Immigration Corner | Will my wife’s petition go faster than my mother’s?
Dear Mrs Walker-Huntington,
I hope you are doing well. I have a concern that I need your assistance with.
My American girlfriend is proposing that we get married this year so she could start filing for me. However, I’m concerned about the filing process because my mother, who is a permanent resident in the US, is already filing for me. I have not yet received any paperwork from my mom’s filing, although she said she has initiated the process. My girlfriend is of the view that marrying her will get me into the US faster. I await your reply.
Thanks in advance.
A petition for permanent residence filed by a US citizen spouse is an immediate relative petition and is processed as quickly as possible. It usually takes nine months to one year from filing to interview at the US Embassy in Kingston. However, 2020 threw all timelines out the window with the global pandemic and the closure of the US Embassy for extended periods. Likewise, although the US Embassy is currently interviewing immediate relative beneficiaries, social distancing and COVID-19 protocols result in less persons being interviewed on any given day. As of the writing of this column, the only interviews being conducted are for immediate relatives as per the extension to March 31, 2021, of the Presidential Proclamation issued by the previous American president in 2020.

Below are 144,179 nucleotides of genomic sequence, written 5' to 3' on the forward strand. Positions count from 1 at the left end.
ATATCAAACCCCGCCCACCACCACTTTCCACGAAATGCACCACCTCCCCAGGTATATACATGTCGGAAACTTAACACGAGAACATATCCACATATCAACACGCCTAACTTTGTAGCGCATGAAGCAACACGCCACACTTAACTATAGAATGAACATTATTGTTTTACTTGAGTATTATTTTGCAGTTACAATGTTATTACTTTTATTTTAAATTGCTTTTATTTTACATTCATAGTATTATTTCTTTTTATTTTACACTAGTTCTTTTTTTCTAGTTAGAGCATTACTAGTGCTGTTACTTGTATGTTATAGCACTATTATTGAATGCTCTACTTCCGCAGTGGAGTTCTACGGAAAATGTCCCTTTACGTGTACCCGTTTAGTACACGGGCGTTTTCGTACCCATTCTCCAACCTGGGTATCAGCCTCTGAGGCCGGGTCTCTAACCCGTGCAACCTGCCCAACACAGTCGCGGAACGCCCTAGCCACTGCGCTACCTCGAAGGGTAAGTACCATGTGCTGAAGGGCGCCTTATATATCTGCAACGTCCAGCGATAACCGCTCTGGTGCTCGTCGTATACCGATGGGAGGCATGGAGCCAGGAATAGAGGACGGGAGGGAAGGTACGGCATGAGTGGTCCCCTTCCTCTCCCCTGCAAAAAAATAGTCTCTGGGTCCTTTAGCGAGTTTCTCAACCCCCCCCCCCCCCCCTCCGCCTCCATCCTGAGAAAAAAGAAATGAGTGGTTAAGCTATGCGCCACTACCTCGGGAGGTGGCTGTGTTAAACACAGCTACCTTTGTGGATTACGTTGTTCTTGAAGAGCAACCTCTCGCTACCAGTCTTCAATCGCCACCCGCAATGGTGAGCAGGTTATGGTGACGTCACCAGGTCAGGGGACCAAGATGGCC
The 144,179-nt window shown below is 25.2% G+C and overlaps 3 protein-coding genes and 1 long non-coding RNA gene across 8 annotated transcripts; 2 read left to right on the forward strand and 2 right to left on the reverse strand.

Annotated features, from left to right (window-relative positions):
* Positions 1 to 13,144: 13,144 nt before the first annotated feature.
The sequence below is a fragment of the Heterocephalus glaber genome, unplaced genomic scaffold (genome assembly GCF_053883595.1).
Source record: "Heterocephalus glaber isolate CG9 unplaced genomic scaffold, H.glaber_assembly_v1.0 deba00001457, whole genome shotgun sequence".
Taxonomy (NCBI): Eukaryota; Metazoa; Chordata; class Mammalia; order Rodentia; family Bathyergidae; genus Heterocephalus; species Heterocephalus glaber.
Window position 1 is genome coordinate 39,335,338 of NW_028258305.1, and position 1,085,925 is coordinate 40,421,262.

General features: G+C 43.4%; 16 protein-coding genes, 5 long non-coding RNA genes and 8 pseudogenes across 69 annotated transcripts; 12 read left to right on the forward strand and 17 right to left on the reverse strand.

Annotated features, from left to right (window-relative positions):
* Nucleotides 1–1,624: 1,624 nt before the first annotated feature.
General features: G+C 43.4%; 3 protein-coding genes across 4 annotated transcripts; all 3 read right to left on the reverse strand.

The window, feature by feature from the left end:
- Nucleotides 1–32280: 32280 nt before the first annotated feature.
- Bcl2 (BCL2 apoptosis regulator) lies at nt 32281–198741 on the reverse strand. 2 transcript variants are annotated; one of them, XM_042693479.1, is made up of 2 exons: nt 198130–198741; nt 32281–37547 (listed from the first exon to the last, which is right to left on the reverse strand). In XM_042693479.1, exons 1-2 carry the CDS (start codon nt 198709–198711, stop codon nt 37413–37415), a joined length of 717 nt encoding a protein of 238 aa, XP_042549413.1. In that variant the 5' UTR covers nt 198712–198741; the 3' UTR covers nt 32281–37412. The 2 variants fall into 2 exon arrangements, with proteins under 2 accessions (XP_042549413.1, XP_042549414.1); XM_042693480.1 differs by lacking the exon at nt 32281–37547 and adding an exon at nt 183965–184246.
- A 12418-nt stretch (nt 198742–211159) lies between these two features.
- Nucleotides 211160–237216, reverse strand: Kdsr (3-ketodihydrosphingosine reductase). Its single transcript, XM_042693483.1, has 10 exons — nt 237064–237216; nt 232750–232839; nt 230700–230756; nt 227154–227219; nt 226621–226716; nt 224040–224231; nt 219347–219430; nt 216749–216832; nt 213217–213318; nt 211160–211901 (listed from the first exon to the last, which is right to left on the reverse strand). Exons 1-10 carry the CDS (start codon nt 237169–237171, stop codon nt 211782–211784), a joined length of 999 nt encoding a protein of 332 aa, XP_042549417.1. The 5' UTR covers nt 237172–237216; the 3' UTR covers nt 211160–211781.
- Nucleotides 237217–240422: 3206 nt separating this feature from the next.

Assuming that you are over 21 years old, as the beneficiary of an immigrant visa petition filed by a permanent resident parent, your petition would be placed in the F2A preference category. It is currently taking five and a half years for a visa to become available in that category. If you marry while your green card holder mother’s petition is pending, that petition would become void because a green card holder cannot file for a married son/daughter. In your situation, that would not matter as you would be marrying an American citizen.
As the spouse of an American citizen, you would need to prove that your marriage is valid for immigration purposes and was not entered into to circumvent the laws of the United States. In that regard, ensure that you keep all the evidence of your relationship and are prepared to present documentary evidence at your interview and to answer questions about your courtship and marriage.
Dahlia A. Walker-Huntington, Esq, is a Jamaican-American attorney who practises immigration law in the United States; and family, criminal and international law in Florida. She is a mediator and diversity and inclusion consultant; and former special magistrate and hearing officer in Broward County, Florida. firstname.lastname@example.org